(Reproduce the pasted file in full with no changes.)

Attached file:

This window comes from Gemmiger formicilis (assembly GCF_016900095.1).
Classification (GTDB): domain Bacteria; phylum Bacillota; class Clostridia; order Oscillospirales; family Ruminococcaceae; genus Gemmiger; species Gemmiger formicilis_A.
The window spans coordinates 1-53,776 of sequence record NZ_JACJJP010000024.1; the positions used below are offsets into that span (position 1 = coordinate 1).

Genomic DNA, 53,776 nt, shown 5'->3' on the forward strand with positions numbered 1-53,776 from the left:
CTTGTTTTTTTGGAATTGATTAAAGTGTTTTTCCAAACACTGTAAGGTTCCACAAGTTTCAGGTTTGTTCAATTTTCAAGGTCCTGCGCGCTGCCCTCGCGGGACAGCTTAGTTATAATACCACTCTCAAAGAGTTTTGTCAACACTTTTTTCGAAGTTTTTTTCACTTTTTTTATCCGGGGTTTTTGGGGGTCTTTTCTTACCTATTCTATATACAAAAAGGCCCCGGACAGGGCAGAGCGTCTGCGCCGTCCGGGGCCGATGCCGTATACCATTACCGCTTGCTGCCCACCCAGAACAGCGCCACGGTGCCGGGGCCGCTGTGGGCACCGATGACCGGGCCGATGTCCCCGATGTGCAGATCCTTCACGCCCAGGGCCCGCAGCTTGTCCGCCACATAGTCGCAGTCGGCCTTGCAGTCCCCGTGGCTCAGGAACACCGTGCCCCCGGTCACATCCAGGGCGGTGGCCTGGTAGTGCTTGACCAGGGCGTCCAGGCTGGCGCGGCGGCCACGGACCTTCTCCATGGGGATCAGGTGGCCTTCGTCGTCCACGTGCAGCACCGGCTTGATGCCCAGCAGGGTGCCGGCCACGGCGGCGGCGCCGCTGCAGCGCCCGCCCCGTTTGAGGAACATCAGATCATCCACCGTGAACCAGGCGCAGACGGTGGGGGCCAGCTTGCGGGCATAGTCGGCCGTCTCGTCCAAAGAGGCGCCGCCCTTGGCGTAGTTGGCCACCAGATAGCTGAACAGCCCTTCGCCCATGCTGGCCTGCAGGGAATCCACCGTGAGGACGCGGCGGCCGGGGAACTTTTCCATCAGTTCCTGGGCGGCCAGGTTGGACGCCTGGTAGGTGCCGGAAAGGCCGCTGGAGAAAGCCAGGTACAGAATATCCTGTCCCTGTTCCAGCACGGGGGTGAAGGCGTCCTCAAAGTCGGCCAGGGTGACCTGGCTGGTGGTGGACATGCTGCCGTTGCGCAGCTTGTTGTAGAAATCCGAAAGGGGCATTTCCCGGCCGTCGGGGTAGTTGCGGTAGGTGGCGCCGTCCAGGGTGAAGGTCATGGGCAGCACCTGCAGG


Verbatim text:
This window comes from Gemmiger formicilis (assembly GCF_016900095.1).
Classification (GTDB): domain Bacteria; phylum Bacillota; class Clostridia; order Oscillospirales; family Ruminococcaceae; genus Gemmiger; species Gemmiger formicilis_A.
The window spans coordinates 1-53,776 of sequence record NZ_JACJJP010000024.1; the positions used below are offsets into that span (position 1 = coordinate 1).

Genomic DNA, 53,776 nt, shown 5'->3' on the forward strand with positions numbered 1-53,776 from the left:
CTTGTTTTTTTGGAATTGATTAAAGTGTTTTTCCAAACACTGTAAGGTTCCACAAGTTTCAGGTTTGTTCAATTTTCAAGGTCCTGCGCGCTGCCCTCGCGGGACAGCTTAGTTATAATACCACTCTCAAAGAGTTTTGTCAACACTTTTTTCGAAGTTTTTTTCACTTTTTTTATCCGGGGTTTTTGGGGGTCTTTTCTTACCTATTCTATATACAAAAAGGCCCCGGACAGGGCAGAGCGTCTGCGCCGTCCGGGGCCGATGCCGTATACCATTACCGCTTGCTGCCCACCCAGAACAGCGCCACGGTGCCGGGGCCGCTGTGGGCACCGATGACCGGGCCGATGTCCCCGATGTGCAGATCCTTCACGCCCAGGGCCCGCAGCTTGTCCGCCACATAGTCGCAGTCGGCCTTGCAGTCCCCGTGGCTCAGGAACACCGTGCCCCCGGTCACATCCAGGGCGGTGGCCTGGTAGTGCTTGACCAGGGCGTCCAGGCTGGCGCGGCGGCCACGGACCTTCTCCATGGGGATCAGGTGGCCTTCGTCGTCCACGTGCAGCACCGGCTTGATGCCCAGCAGGGTGCCGGCCACGGCGGCGGCGCCGCTGCAGCGCCCGCCCCGTTTGAGGAACATCAGATCATCCACCGTGAACCAGGCGCAGACGGTGGGGGCCAGCTTGCGGGCATAGTCGGCCGTCTCGTCCAAAGAGGCGCCGCCCTTGGCGTAGTTGGCCACCAGATAGCTGAACAGCCCTTCGCCCATGCTGGCCTGCAGGGAATCCACCGTGAGGACGCGGCGGCCGGGGAACTTTTCCATCAGTTCCTGGGCGGCCAGGTTGGACGCCTGGTAGGTGCCGGAAAGGCCGCTGGAGAAAGCCAGGTACAGAATATCCTGTCCCTGTTCCAGCACGGGGGTGAAGGCGTCCTCAAAGTCGGCCAGGGTGACCTGGCTGGTGGTGGACATGCTGCCGTTGCGCAGCTTGTTGTAGAAATCCGAAAGGGGCATTTCCCGGCCGTCGGGGTAGTTGCGGTAGGTGGCGCCGTCCAGGGTGAAGGTCATGGGCAGCACCTGCAGG